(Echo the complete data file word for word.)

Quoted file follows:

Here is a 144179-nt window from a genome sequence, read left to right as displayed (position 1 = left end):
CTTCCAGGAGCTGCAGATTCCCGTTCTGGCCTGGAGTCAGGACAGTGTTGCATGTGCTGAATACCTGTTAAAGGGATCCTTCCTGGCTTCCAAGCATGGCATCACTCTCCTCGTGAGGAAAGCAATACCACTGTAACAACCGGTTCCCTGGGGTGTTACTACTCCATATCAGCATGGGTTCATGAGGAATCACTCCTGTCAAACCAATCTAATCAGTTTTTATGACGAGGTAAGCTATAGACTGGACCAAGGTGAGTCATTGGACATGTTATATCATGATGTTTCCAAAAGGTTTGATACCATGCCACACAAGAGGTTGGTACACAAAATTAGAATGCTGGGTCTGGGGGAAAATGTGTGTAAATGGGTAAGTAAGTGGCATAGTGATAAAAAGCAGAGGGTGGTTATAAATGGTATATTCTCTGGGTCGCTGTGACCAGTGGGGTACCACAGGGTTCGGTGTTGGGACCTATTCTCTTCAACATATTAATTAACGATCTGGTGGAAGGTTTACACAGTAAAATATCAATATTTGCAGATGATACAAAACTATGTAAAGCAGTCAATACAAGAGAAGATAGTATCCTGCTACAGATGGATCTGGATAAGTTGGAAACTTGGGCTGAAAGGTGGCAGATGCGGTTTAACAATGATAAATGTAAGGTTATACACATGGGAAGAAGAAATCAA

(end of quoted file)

Here is a 144179-nt window from a genome sequence, read left to right as displayed (position 1 = left end):
CTTCCAGGAGCTGCAGATTCCCGTTCTGGCCTGGAGTCAGGACAGTGTTGCATGTGCTGAATACCTGTTAAAGGGATCCTTCCTGGCTTCCAAGCATGGCATCACTCTCCTCGTGAGGAAAGCAATACCACTGTAACAACCGGTTCCCTGGGGTGTTACTACTCCATATCAGCATGGGTTCATGAGGAATCACTCCTGTCAAACCAATCTAATCAGTTTTTATGACGAGGTAAGCTATAGACTGGACCAAGGTGAGTCATTGGACATGTTATATCATGATGTTTCCAAAAGGTTTGATACCATGCCACACAAGAGGTTGGTACACAAAATTAGAATGCTGGGTCTGGGGGAAAATGTGTGTAAATGGGTAAGTAAGTGGCATAGTGATAAAAAGCAGAGGGTGGTTATAAATGGTATATTCTCTGGGTCGCTGTGACCAGTGGGGTACCACAGGGTTCGGTGTTGGGACCTATTCTCTTCAACATATTAATTAACGATCTGGTGGAAGGTTTACACAGTAAAATATCAATATTTGCAGATGATACAAAACTATGTAAAGCAGTCAATACAAGAGAAGATAGTATCCTGCTACAGATGGATCTGGATAAGTTGGAAACTTGGGCTGAAAGGTGGCAGATGCGGTTTAACAATGATAAATGTAAGGTTATACACATGGGAAGAAGAAATCAA